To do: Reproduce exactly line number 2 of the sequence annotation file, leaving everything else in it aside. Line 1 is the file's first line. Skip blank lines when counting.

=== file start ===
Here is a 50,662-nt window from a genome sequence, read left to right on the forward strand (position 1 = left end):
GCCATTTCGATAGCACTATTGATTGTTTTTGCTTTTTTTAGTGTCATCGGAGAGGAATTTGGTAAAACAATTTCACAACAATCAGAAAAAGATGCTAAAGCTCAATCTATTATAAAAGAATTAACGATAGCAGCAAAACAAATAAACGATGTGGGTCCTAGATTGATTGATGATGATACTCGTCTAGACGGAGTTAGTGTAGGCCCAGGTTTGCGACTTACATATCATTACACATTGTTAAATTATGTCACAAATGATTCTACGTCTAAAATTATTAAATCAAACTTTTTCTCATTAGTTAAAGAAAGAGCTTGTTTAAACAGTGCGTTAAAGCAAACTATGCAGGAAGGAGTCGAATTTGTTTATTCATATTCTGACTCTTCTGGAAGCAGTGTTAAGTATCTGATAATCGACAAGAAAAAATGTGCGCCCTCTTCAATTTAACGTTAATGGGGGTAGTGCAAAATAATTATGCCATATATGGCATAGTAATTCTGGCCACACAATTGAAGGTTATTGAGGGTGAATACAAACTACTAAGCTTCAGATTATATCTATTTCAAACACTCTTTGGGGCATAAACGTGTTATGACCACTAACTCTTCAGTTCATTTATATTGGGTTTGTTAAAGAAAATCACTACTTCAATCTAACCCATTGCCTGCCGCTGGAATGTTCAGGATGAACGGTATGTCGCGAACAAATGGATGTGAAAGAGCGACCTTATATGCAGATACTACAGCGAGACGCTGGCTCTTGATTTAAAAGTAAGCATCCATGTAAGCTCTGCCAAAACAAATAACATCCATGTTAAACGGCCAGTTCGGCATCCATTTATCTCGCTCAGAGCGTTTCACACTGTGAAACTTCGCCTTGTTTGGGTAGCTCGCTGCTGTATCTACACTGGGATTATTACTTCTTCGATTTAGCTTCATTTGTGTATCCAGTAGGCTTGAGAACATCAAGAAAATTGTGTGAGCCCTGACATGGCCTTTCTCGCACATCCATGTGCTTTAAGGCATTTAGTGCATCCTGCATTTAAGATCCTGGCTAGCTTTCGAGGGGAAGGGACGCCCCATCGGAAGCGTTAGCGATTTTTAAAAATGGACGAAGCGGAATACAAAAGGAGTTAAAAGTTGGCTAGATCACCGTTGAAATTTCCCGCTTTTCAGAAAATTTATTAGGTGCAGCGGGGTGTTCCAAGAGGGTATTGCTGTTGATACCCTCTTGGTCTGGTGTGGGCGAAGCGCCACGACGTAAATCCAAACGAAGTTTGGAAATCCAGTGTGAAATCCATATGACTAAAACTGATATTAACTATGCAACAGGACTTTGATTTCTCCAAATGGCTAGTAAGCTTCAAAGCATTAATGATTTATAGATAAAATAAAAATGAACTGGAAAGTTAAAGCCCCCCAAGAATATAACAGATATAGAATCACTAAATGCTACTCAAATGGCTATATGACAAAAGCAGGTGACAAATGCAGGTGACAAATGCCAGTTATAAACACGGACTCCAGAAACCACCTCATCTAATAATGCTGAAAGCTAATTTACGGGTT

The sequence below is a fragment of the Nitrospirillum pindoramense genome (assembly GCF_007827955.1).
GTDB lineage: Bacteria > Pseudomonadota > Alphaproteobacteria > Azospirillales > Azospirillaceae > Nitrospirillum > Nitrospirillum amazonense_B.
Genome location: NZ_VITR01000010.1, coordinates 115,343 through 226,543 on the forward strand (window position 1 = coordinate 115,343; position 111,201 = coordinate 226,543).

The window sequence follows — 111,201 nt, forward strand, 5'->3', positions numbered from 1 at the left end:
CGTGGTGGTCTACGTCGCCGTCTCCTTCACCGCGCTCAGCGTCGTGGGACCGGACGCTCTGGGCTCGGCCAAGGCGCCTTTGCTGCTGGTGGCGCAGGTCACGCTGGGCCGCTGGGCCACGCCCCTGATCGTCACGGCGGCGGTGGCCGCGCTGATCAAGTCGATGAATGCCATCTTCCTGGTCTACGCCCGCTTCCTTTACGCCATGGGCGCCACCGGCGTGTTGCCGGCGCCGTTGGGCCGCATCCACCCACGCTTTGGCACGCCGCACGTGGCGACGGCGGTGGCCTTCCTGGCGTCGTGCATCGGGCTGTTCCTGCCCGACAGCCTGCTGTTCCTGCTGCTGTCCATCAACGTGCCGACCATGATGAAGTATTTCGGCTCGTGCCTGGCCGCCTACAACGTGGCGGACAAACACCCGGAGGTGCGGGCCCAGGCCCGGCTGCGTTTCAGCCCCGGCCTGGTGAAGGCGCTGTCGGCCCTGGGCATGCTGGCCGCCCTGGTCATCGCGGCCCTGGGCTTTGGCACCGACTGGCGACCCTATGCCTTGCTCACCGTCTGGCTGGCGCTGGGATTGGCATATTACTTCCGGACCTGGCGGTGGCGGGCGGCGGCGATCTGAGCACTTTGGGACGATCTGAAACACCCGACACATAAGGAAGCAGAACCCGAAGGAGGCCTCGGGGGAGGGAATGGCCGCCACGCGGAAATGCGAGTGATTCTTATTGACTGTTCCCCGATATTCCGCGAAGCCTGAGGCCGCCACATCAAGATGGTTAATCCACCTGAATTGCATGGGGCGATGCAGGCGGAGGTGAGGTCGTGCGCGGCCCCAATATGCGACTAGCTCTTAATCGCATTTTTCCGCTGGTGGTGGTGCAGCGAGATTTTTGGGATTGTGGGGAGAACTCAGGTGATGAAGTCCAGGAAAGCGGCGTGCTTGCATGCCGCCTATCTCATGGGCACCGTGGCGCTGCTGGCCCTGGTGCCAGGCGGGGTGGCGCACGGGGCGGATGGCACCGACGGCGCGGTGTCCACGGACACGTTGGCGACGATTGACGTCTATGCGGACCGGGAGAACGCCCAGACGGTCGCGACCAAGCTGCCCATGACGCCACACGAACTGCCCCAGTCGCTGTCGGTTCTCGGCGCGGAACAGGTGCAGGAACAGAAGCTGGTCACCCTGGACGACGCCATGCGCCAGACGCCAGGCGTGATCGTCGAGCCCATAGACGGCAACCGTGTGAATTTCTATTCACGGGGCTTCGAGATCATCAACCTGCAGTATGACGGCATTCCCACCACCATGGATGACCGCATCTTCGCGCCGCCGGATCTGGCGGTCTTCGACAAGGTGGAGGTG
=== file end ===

GCCATTTCGATAGCACTATTGATTGTTTTTGCTTTTTTTAGTGTCATCGGAGAGGAATTTGGTAAAACAATTTCACAACAATCAGAAAAAGATGCTAAAGCTCAATCTATTATAAAAGAATTAACGATAGCAGCAAAACAAATAAACGATGTGGGTCCTAGATTGATTGATGATGATACTCGTCTAGACGGAGTTAGTGTAGGCCCAGGTTTGCGACTTACATATCATTACACATTGTTAAATTATGTCACAAATGATTCTACGTCTAAAATTATTAAATCAAACTTTTTCTCATTAGTTAAAGAAAGAGCTTGTTTAAACAGTGCGTTAAAGCAAACTATGCAGGAAGGAGTCGAATTTGTTTATTCATATTCTGACTCTTCTGGAAGCAGTGTTAAGTATCTGATAATCGACAAGAAAAAATGTGCGCCCTCTTCAATTTAACGTTAATGGGGGTAGTGCAAAATAATTATGCCATATATGGCATAGTAATTCTGGCCACACAATTGAAGGTTATTGAGGGTGAATACAAACTACTAAGCTTCAGATTATATCTATTTCAAACACTCTTTGGGGCATAAACGTGTTATGACCACTAACTCTTCAGTTCATTTATATTGGGTTTGTTAAAGAAAATCACTACTTCAATCTAACCCATTGCCTGCCGCTGGAATGTTCAGGATGAACGGTATGTCGCGAACAAATGGATGTGAAAGAGCGACCTTATATGCAGATACTACAGCGAGACGCTGGCTCTTGATTTAAAAGTAAGCATCCATGTAAGCTCTGCCAAAACAAATAACATCCATGTTAAACGGCCAGTTCGGCATCCATTTATCTCGCTCAGAGCGTTTCACACTGTGAAACTTCGCCTTGTTTGGGTAGCTCGCTGCTGTATCTACACTGGGATTATTACTTCTTCGATTTAGCTTCATTTGTGTATCCAGTAGGCTTGAGAACATCAAGAAAATTGTGTGAGCCCTGACATGGCCTTTCTCGCACATCCATGTGCTTTAAGGCATTTAGTGCATCCTGCATTTAAGATCCTGGCTAGCTTTCGAGGGGAAGGGACGCCCCATCGGAAGCGTTAGCGATTTTTAAAAATGGACGAAGCGGAATACAAAAGGAGTTAAAAGTTGGCTAGATCACCGTTGAAATTTCCCGCTTTTCAGAAAATTTATTAGGTGCAGCGGGGTGTTCCAAGAGGGTATTGCTGTTGATACCCTCTTGGTCTGGTGTGGGCGAAGCGCCACGACGTAAATCCAAACGAAGTTTGGAAATCCAGTGTGAAATCCATATGACTAAAACTGATATTAACTATGCAACAGGACTTTGATTTCTCCAAATGGCTAGTAAGCTTCAAAGCATTAATGATTTATAGATAAAATAAAAATGAACTGGAAAGTTAAAGCCCCCCAAGAATATAACAGATATAGAATCACTAAATGCTACTCAAATGGCTATATGACAAAAGCAGGTGACAAATGCAGGTGACAAATGCCAGTTATAAACACGGACTCCAGAAACCACCTCATCTAATAATGCTGAAAGCTAATTTACGGGTT